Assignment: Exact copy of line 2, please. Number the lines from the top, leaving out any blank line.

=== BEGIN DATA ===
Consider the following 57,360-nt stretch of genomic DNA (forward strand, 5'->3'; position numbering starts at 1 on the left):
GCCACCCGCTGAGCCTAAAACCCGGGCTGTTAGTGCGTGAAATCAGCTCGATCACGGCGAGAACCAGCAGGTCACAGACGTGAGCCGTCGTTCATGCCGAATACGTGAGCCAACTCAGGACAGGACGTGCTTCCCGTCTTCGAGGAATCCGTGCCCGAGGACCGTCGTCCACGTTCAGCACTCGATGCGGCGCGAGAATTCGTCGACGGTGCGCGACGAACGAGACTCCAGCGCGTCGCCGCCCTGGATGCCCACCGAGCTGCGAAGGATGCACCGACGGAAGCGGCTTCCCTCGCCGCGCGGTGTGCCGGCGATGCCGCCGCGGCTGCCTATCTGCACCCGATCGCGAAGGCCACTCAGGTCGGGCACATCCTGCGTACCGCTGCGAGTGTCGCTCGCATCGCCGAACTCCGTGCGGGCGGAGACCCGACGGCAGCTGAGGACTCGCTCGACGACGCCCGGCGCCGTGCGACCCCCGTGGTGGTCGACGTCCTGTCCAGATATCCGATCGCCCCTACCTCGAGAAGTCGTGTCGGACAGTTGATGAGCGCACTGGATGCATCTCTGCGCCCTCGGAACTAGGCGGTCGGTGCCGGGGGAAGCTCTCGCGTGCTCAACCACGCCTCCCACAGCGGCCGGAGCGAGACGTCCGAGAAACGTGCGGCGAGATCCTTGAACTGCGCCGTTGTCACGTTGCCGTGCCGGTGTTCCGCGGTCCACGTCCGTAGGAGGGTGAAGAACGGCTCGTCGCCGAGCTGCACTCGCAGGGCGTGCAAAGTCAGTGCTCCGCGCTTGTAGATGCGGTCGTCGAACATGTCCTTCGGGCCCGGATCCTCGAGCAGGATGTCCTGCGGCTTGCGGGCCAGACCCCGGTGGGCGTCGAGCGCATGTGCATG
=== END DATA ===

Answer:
GCCACCCGCTGAGCCTAAAACCCGGGCTGTTAGTGCGTGAAATCAGCTCGATCACGGCGAGAACCAGCAGGTCACAGACGTGAGCCGTCGTTCATGCCGAATACGTGAGCCAACTCAGGACAGGACGTGCTTCCCGTCTTCGAGGAATCCGTGCCCGAGGACCGTCGTCCACGTTCAGCACTCGATGCGGCGCGAGAATTCGTCGACGGTGCGCGACGAACGAGACTCCAGCGCGTCGCCGCCCTGGATGCCCACCGAGCTGCGAAGGATGCACCGACGGAAGCGGCTTCCCTCGCCGCGCGGTGTGCCGGCGATGCCGCCGCGGCTGCCTATCTGCACCCGATCGCGAAGGCCACTCAGGTCGGGCACATCCTGCGTACCGCTGCGAGTGTCGCTCGCATCGCCGAACTCCGTGCGGGCGGAGACCCGACGGCAGCTGAGGACTCGCTCGACGACGCCCGGCGCCGTGCGACCCCCGTGGTGGTCGACGTCCTGTCCAGATATCCGATCGCCCCTACCTCGAGAAGTCGTGTCGGACAGTTGATGAGCGCACTGGATGCATCTCTGCGCCCTCGGAACTAGGCGGTCGGTGCCGGGGGAAGCTCTCGCGTGCTCAACCACGCCTCCCACAGCGGCCGGAGCGAGACGTCCGAGAAACGTGCGGCGAGATCCTTGAACTGCGCCGTTGTCACGTTGCCGTGCCGGTGTTCCGCGGTCCACGTCCGTAGGAGGGTGAAGAACGGCTCGTCGCCGAGCTGCACTCGCAGGGCGTGCAAAGTCAGTGCTCCGCGCTTGTAGATGCGGTCGTCGAACATGTCCTTCGGGCCCGGATCCTCGAGCAGGATGTCCTGCGGCTTGCGGGCCAGACCCCGGTGGGCGTCGAGCGCATGTGCATG